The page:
Author: Holly Pepe Title: Lesson Plans Subject: Fiction Release Date: Available now Reviewer: Maria Josey Lesson Plans, a novel written by Holly Pepe, begins with the lives of two main characters that happen to be high school teachers in New York City. First there’s Maureen, an extremely stoic and introverted woman who finds social interaction both intimidating and unnecessary. A quiet, short redhead with the ever-present “muffin top” shape, Maureen begins the school year with both dread and anticipation. Then there is James Frangi. James is an amateur band player complete with tattoos and the requisite cigarette, and yet James spends his days as a special education teacher. With his good-natured and easy-going personality, James enters his new school year with some elbow-ribbing from his friends and a hangover on the first day. It’s an inevitable expectation that James and Maureen are going to meet, and the enjoyable expectation of what these two characters are going to bring to each other keeps a reader turning the pages. From the beginning, however, the disconnect between Maureen’s extremely introverted personality and the fact that she’s a teacher is somewhat baffling. In fact, her social phobia and “don’t speak, don’t engage, don’t socialize” mentality are so intense that it’s hard to come up with anything likeable about her at the beginning. Even if it’s possible that such a social-phobic person would find their niche in teaching, readers wouldn’t get that impression when the woman nearly bursts into tears after she discovers her schedule includes three periods of the frighteningly uncomfortable “team teaching.” When one of her teammates happens to be the mysterious James Frangi, the spark that we expected to see when the two finally meet is instead replaced with an awkward, abrupt introduction. Once in front of the class-room, Maureen exudes a cold stern-ness and a harsh, [more]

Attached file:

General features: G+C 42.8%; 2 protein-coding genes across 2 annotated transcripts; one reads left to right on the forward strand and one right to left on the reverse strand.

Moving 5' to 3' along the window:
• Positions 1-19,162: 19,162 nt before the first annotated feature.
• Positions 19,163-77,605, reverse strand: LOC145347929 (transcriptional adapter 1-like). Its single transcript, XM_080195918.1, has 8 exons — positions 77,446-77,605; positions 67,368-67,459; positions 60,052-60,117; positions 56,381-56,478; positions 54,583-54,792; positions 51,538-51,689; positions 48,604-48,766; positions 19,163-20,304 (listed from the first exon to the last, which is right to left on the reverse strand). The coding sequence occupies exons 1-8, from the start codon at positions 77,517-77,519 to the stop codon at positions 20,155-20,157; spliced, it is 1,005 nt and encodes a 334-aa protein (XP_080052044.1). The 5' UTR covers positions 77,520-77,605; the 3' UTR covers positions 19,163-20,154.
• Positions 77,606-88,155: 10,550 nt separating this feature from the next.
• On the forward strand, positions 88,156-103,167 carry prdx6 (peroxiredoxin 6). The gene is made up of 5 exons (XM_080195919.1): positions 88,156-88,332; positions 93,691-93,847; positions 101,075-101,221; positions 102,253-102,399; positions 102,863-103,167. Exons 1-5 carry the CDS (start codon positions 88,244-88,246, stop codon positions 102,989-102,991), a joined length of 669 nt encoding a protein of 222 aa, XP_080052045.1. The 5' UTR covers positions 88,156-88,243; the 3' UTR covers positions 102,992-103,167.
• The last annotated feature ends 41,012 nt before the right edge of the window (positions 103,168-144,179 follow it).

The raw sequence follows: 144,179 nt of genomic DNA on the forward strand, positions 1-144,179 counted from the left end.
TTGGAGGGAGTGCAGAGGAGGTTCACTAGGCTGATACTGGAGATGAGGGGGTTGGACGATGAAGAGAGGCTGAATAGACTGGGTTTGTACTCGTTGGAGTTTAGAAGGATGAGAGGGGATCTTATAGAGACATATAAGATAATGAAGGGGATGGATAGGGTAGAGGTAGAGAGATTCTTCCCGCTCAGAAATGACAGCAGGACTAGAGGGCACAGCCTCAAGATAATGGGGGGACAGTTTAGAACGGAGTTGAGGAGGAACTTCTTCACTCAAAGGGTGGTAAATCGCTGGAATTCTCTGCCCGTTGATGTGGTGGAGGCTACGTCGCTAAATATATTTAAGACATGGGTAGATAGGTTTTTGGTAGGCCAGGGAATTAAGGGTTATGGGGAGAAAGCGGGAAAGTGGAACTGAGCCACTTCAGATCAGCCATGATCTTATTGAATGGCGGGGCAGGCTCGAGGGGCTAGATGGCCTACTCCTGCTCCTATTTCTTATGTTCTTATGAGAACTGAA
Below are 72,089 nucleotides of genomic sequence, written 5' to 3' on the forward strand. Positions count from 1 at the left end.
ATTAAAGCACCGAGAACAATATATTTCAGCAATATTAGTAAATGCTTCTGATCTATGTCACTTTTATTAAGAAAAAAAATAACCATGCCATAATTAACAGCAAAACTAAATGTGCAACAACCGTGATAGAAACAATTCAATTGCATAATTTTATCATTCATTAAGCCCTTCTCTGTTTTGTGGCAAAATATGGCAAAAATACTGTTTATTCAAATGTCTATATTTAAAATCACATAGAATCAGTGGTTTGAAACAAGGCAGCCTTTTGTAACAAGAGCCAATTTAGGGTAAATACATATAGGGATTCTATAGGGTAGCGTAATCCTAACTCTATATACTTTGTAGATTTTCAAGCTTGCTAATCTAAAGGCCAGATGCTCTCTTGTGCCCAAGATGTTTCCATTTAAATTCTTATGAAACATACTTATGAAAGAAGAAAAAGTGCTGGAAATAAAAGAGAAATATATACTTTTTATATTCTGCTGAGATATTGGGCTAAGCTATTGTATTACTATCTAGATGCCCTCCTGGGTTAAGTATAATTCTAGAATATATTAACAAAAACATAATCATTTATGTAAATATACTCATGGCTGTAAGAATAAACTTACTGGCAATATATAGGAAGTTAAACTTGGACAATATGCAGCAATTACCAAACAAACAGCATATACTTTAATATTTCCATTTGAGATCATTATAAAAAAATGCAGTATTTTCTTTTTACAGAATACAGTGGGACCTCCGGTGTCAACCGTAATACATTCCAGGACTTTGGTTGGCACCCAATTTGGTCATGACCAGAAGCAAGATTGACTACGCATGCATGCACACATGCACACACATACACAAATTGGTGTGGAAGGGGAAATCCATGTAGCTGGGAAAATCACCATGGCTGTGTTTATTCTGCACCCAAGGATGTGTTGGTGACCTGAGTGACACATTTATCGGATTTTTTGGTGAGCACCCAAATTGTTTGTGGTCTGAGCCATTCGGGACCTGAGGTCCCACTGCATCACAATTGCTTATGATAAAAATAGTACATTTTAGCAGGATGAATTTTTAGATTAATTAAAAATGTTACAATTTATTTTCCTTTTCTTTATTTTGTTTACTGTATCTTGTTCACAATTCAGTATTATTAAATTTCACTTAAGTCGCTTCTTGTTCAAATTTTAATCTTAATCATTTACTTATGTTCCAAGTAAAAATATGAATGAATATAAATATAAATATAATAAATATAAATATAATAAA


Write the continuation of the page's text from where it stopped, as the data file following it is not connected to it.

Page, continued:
Author: RJ Ward Title: What Would You Call...? Subject: Humor & Entertainment Release Date: Available now Reviewer: Valerie Porter What Would You Call…? is a clever book in concept and the illustrations add immensely to the project. The humor is simple and obvious and at times quite enjoyable. However at other times, it feels like an old-time comic routine from a show in the Catskills – each pun waiting for that drum roll or riff – Ba DUMP bump! This will appeal to those who like this brand of humor, but perhaps not to a wide audience. At times it’s very much a thinking person’s riddle that is presented (thanks to the author’s wide-ranging knowledge). How he ever thought of all of these riddles is a major accomplishment in itself. But in spite of this, at times it borders on too silly. Actually, some of the riddles are a bit groan-worthy and nonsensical: “What do you call it when a person doesn’t eat much plastic?” Really? Even though the answer may be ok (a low-card – not low-carb diet), the bigger question is “What kind of person eats any amount of plastic and why was this joke relevant?” Another riddle that is too much of a stretch at humor is: “What do you call a mystery dish served at the beginning of the meal which contained Macintosh?” Apple teaser is the answer (play on appetizer) but how does one relate to the question, which then causes it to become only marginally funny. Yes, it’s meant to be humorous and not deadly serious, but one would think there needs to be some sense of reality to make the reader relate to it. Word tricks like trading peanuts for penance, cussings for cousins, playing the filled for field – if the reader is willing to suspend any sense of [more]